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. Last Updated: 07/27/2016

Pagans and Pancakes

W ay back in pagan times, what is now called Maslenitsa, or Pancake Week, was once a holiday celebrated during the spring solstice to usher out the winter and welcome in the New Year. An effigy of winter was made of straw, dressed in women's clothes and burned; blini -- golden, round pancakes symbolizing the sun -- were eaten by the dozen; and ancient Slavs partied riotously for two weeks. After Christianity was accepted in Russia, there were attempts to forbid the holiday, but they weren't successful; after the long, hard winter, people just needed to get a jump-start on spring. So the church made a wise decision: If you can't beat 'em, join 'em. The holiday was Christianized into a weeklong splurge before the strict, 40-day Great Lenten Fast.

And splurge Russians did, with fairs, minstrels, Petrusha puppet shows (something like Punch and Judy), acrobats, jugglers, sleigh rides, fireworks, dancing bears, ice slides, team fistfights and the storming of a snow fort -- not to mention blini by the cartloads and barrels of mead, beer and vodka.

Every village, town and city celebrated Maslenitsa right through the 1917 Revolution, but eventually the Soviet government did what the early church fathers could not: They banned it. After decades, even memories of Maslenitsa began to fade. But the authorities couldn't ban blini, and even the most ardent Communists enjoyed at least one evening of pancakes around the kitchen table.

In recent years, Maslenitsa has been revived with a zeal that would put ancient pagans to shame. If you've got the winter doldrums, be of good cheer: From Feb. 12 to 18, the entire country is partying down. There will be plenty of merriment in Moscow, but if you want to experience small-town Maslenitsa, you might take a road trip to one of the Golden Ring cities.


Moscow is celebrating at more than 100 sites throughout the city, but Vasilyevsky Spusk (between St. Basil's Cathedral and the Moscow River) is Maslenitsa Central. Every weekday from late afternoon till 9 p.m. there will be free blini; lots of booths selling food, drinks and souvenirs; minstrels, singing and dancing; contests and shows. During the weekend the merriment begins at 2 p.m., and on Sunday a procession of minstrels, singers and dancers will prance with a straw effigy of winter from Triumfalnaya Ploshchad to Vasilyevsky Spusk. Fireworks and a concert are planned to start at 9 p.m.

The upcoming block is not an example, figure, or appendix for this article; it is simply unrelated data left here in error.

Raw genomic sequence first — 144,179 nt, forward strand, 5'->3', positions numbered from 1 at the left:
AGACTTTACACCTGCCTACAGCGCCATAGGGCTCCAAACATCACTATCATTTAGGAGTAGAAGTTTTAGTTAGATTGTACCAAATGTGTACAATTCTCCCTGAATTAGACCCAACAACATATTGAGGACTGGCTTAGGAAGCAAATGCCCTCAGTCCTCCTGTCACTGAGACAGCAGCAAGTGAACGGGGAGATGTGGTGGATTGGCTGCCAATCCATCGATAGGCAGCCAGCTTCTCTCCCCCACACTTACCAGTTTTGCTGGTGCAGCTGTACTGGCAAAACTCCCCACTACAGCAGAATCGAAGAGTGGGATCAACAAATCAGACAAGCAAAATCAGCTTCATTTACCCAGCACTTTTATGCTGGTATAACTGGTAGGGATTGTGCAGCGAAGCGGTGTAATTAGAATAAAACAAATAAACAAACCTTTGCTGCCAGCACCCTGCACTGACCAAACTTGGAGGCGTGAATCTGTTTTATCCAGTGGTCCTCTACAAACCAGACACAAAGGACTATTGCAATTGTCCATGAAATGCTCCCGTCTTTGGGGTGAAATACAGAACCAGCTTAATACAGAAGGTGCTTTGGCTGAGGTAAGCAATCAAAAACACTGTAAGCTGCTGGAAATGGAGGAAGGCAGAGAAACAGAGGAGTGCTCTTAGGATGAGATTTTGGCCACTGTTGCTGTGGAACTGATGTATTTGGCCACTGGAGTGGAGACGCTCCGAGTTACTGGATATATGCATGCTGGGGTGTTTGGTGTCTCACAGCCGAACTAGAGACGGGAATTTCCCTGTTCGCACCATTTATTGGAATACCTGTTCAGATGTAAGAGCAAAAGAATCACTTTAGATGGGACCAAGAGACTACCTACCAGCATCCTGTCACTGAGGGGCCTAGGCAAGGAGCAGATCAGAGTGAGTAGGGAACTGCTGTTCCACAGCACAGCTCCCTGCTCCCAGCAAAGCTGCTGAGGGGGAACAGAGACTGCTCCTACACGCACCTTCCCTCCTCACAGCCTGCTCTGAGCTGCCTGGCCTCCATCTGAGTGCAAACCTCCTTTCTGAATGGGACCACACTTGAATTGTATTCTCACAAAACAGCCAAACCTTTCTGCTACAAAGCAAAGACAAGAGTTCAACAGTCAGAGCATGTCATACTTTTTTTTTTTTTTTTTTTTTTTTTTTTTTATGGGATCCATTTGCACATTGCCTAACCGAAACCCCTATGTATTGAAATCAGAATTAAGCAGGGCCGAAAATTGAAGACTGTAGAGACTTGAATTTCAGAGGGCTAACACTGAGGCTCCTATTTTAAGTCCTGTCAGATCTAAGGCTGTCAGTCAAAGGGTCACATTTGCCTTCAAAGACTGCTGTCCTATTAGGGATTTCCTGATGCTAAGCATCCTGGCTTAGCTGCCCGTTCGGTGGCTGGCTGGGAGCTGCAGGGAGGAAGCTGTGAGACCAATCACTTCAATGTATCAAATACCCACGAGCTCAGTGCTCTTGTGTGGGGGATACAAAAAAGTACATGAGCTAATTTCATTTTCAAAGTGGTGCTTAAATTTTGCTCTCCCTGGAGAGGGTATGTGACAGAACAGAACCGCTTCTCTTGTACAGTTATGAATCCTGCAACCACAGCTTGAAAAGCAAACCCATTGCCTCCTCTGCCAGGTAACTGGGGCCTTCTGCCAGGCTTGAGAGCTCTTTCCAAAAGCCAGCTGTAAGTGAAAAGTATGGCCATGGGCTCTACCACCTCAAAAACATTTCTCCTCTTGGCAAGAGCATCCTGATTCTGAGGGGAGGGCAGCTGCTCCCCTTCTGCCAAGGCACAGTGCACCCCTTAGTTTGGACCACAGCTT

Igor Tabakov / MT
Boys battling in a traditional Maslenitsa game. Free blini will be offered in Moscow.
Kolomenskoye is celebrating Saturday and Sunday afternoon with blini, food, drinks and souvenir stands; folklore ensembles, singing and dancing; bonfires and round dances; troika rides and the storming of the snow fortress (all are welcome to join the battle). Lefortovo and Lyublino are also to celebrate on Saturday afternoon. All of the city parks are to have entertainment Sunday, with the All-Russian Exhibition Center, or VVTs, and Izmailovo putting on particularly lavish spectacles.

Details at


The charming merchant city of Yaroslavl (250 kilometers from the capital) is giving Moscow a run for its Maslenitsa money. For the fourth year, Yaroslavl is touting its celebration as "the main Maslenitsa in the country." They'll be partying all week with all the traditional food and entertainment, plus a festival of classical and folk music, a film festival, fireworks every night and hot air balloons.

Details at


The pretty ancient city of Kostroma on the Volga (about 400 kilometers from Moscow) has its own Maslenitsa claim to fame: Snegurochka (the Snow Maiden) is said to have been born here. On Sunday, Feb. 18, in the city's Central Park (and five other sites), Kostroma's farewell to winter is to involve lots of singing and dancing Snegurochkas, skating, ice slides and a riotous storming of the snow fortress -- plus all the traditional food, drink, souvenirs and merriment.


On Sunday, Feb. 19, the Merchant Square in Suzdal (200 kilometers from Moscow) will celebrate with minstrels, folklore ensembles, games, contests, and the ritual burning of the straw effigy of winter -- not to mention blini, mead, and souvenirs.